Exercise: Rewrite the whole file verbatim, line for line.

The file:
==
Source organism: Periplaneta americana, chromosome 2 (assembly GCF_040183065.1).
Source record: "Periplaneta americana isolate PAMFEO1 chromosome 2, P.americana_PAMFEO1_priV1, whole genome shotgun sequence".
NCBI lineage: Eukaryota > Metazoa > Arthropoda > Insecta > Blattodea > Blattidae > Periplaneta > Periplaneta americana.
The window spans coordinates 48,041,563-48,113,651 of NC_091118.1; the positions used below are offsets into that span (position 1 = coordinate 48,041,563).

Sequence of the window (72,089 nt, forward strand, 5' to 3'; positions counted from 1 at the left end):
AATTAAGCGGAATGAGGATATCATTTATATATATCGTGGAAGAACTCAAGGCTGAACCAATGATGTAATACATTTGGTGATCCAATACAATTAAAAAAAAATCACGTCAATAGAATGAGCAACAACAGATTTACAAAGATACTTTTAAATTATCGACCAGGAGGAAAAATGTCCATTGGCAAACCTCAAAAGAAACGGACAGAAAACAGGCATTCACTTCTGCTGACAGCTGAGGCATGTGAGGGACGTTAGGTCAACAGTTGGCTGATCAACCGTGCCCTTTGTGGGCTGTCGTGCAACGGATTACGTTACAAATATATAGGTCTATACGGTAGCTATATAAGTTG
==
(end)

Source organism: Periplaneta americana, chromosome 2 (assembly GCF_040183065.1).
Source record: "Periplaneta americana isolate PAMFEO1 chromosome 2, P.americana_PAMFEO1_priV1, whole genome shotgun sequence".
NCBI lineage: Eukaryota > Metazoa > Arthropoda > Insecta > Blattodea > Blattidae > Periplaneta > Periplaneta americana.
The window spans coordinates 48,041,563-48,113,651 of NC_091118.1; the positions used below are offsets into that span (position 1 = coordinate 48,041,563).

Sequence of the window (72,089 nt, forward strand, 5' to 3'; positions counted from 1 at the left end):
AATTAAGCGGAATGAGGATATCATTTATATATATCGTGGAAGAACTCAAGGCTGAACCAATGATGTAATACATTTGGTGATCCAATACAATTAAAAAAAAATCACGTCAATAGAATGAGCAACAACAGATTTACAAAGATACTTTTAAATTATCGACCAGGAGGAAAAATGTCCATTGGCAAACCTCAAAAGAAACGGACAGAAAACAGGCATTCACTTCTGCTGACAGCTGAGGCATGTGAGGGACGTTAGGTCAACAGTTGGCTGATCAACCGTGCCCTTTGTGGGCTGTCGTGCAACGGATTACGTTACAAATATATAGGTCTATACGGTAGCTATATAAGTTG